Steve Jobs showed off his usual bluster during Apple's
And from an investor's standpoint, I think Jobs' change of heart is far from a bad thing.
Embracing old enemies
Three recent moves show how Apple's newfound pragmatic streak has taken hold. First, there was an announcement that Apple would now allow third-party software development tools to be used to create applications for its iOS operating system, which powers the iPhone, iPod Touch, and iPad. As you might remember, Apple and Adobe
Then, Apple showed a change of heart on another matter: It began approving apps supporting Google Voice for the App Store, with a report arriving in late September that Google's official Voice app would also be arriving soon. Until recently, Apple was intent on keeping Google Voice, which provides a variety of great voice and text messaging-related features, off the iPhone on the grounds that it duplicated features that Apple had already baked into the device. But with Google Voice turning into a selling point for Android devices, Apple apparently decided that having some duplicate functionality was better than having some customer loss.
To cap things off, there was Apple's recent announcement that it would begin selling Wi-Fi-only versions of the iPad via Verizon
The end of the iPhone as we know it
Still, while app policy changes and increased iPad distribution are important, it's the credible rumors of upcoming iPhone launches that really have to make your head turn. First, there's the rumor reported by Kaufman Brothers Research analyst Shaw Wu that Apple is working on iPhones with both larger and smaller screen sizes than the 3.5-inch displays used thus far for every iPhone model. Apple clearly views 3.5 inches as striking the right balance between having ample screen real estate, and keeping a phone from feeling like a proverbial "brick" in a user's hands. But buyers of high-end Android phones with 4.3-inch displays, such as the Motorola Droid X and the HTC Evo, apparently disagree. And buyers of low-end Android phones from the likes of Huawei Technologies and ZTE, featuring displays as small as 2.8 inches, are apparently willing to accept a smaller display as a trade-off for obtaining a more affordable device. That makes Apple's insistence on a one-size-fits-all approach to iPhone a real liability ... and perhaps one that the company is willing to address.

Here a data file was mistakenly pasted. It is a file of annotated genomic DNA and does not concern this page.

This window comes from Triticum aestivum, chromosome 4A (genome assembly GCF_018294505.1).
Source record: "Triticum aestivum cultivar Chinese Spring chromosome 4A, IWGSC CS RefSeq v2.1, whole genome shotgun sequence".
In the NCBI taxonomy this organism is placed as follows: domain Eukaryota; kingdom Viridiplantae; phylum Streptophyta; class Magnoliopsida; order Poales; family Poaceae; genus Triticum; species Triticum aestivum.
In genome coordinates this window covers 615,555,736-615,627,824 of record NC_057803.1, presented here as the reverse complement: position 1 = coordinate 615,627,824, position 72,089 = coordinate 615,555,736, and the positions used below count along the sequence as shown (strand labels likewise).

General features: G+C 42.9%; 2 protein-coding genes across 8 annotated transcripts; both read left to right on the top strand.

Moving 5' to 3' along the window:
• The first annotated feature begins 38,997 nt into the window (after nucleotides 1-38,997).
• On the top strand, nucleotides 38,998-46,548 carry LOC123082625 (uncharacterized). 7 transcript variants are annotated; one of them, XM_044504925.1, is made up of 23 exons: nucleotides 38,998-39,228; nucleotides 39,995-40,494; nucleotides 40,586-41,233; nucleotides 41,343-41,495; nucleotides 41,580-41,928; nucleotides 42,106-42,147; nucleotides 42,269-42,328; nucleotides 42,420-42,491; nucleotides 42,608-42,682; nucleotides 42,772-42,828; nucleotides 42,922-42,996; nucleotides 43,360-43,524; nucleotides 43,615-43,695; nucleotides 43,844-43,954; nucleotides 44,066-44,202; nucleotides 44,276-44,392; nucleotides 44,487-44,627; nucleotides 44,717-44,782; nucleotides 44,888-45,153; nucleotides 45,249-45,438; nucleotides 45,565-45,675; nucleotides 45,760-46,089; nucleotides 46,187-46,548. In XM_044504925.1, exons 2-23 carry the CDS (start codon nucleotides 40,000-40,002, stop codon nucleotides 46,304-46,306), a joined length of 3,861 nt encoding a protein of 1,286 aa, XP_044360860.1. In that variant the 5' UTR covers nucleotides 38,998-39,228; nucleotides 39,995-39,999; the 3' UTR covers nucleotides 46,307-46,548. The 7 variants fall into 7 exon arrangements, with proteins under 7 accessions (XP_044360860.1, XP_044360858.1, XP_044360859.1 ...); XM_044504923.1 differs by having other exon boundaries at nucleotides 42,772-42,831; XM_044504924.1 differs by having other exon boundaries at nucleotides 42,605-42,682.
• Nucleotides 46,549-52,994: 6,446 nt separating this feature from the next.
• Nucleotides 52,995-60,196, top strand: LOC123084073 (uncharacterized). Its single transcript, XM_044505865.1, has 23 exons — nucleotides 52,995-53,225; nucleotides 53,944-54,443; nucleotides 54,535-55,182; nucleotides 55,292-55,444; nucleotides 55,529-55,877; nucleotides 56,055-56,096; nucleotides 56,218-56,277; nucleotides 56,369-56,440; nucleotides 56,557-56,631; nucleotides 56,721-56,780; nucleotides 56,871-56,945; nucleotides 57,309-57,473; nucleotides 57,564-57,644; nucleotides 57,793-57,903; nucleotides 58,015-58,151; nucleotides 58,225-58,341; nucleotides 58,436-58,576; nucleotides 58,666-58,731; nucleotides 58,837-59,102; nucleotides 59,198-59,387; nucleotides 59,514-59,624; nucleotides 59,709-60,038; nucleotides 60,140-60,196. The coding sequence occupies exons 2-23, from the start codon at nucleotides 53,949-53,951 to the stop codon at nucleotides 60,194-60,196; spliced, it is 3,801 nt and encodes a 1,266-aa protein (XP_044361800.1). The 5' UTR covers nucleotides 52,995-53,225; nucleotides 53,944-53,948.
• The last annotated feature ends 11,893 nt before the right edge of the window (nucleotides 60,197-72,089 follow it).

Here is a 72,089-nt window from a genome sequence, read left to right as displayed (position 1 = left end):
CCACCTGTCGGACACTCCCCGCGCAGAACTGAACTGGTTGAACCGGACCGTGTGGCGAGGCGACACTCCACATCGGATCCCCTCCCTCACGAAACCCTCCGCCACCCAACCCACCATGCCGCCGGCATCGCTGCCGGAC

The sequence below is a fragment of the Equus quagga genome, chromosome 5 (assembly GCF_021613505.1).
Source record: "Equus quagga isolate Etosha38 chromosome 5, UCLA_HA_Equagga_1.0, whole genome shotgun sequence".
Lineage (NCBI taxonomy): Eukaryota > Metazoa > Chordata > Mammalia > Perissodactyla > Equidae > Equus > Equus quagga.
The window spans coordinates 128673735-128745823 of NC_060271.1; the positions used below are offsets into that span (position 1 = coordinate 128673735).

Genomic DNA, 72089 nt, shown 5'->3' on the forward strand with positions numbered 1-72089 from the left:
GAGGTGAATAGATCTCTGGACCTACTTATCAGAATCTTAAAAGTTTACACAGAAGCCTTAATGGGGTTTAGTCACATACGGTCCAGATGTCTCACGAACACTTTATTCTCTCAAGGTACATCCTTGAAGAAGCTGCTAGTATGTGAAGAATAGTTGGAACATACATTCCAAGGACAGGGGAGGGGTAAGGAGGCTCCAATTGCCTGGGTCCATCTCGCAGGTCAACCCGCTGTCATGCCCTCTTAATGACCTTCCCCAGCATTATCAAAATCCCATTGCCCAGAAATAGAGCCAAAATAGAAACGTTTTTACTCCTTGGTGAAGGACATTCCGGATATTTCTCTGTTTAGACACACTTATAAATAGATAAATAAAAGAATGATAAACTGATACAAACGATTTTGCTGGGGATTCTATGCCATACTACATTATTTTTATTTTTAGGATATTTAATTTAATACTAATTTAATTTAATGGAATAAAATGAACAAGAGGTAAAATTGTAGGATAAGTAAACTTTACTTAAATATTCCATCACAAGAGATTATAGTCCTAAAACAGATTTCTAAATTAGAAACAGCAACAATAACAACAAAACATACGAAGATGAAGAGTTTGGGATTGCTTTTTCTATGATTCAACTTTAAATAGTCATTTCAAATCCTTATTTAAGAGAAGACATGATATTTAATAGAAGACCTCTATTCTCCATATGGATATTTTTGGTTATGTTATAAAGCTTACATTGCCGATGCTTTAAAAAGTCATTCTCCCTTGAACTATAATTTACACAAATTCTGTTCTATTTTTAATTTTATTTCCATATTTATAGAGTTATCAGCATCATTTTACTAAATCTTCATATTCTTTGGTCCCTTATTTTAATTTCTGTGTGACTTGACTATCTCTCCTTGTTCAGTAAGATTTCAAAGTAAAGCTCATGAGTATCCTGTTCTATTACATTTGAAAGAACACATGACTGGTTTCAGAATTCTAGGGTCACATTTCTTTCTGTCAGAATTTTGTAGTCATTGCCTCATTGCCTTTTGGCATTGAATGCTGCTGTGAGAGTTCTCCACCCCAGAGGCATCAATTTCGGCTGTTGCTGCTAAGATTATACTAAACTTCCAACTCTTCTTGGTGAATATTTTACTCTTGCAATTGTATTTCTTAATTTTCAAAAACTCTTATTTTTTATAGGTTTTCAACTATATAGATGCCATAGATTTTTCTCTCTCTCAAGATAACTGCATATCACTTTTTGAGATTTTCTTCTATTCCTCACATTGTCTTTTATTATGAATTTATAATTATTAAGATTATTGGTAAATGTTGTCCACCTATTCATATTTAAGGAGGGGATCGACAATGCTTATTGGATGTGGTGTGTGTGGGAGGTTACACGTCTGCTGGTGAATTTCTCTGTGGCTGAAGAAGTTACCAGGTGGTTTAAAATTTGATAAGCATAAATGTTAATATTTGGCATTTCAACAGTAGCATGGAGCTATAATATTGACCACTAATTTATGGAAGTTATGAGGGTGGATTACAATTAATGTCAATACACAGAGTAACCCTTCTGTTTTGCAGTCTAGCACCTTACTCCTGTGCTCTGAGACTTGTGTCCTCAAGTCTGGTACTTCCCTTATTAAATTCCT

And of course, no discussion of about-faces on Apple's part would be complete without bringing up the nonstop flood of rumors about the release of an iPhone that can run on Verizon and Sprint Nextel's
But competitive threats have a funny way of making companies rearrange their priorities. And with multiple research firms claiming that Android has blown past the iPhone in terms of new activations – propelled in no small part by Verizon's heavy promotion of Android phones – Jobs has apparently decided that he has no choice but to challenge Android in its heartland. Even if that makes Apple's iPhone lineup look a little less elegant.
Will Apple's attitude change be enough to crush Android? I doubt it – Google and its partners have created too much momentum for that funny-looking robot for that to happen now. But with the iPhone still topping Android phones in terms of customer satisfaction, and competing quite well against them in places where carrier exclusivity isn't an issue, I can see Apple's moves producing a much better 2011 for iPhone shipments than what Wall Street is currently expecting. With the iPhone now accounting for almost half of Apple's sales, that's likely to spell more upside for Apple's shares.
Eric Jhonsa has no position in any of the companies mentioned. Google and Sprint Nextel are Motley Fool Inside Value picks. Google is a Motley Fool Rule Breakers recommendation. Apple and Adobe Systems are Motley Fool Stock Advisor selections. The Fool owns shares of Apple and Google. Try any of our Foolish newsletter services free for 30 days. We Fools may not all hold the same opinions, but we all believe that considering a diverse range of insights makes us better investors. The Motley Fool has a disclosure policy.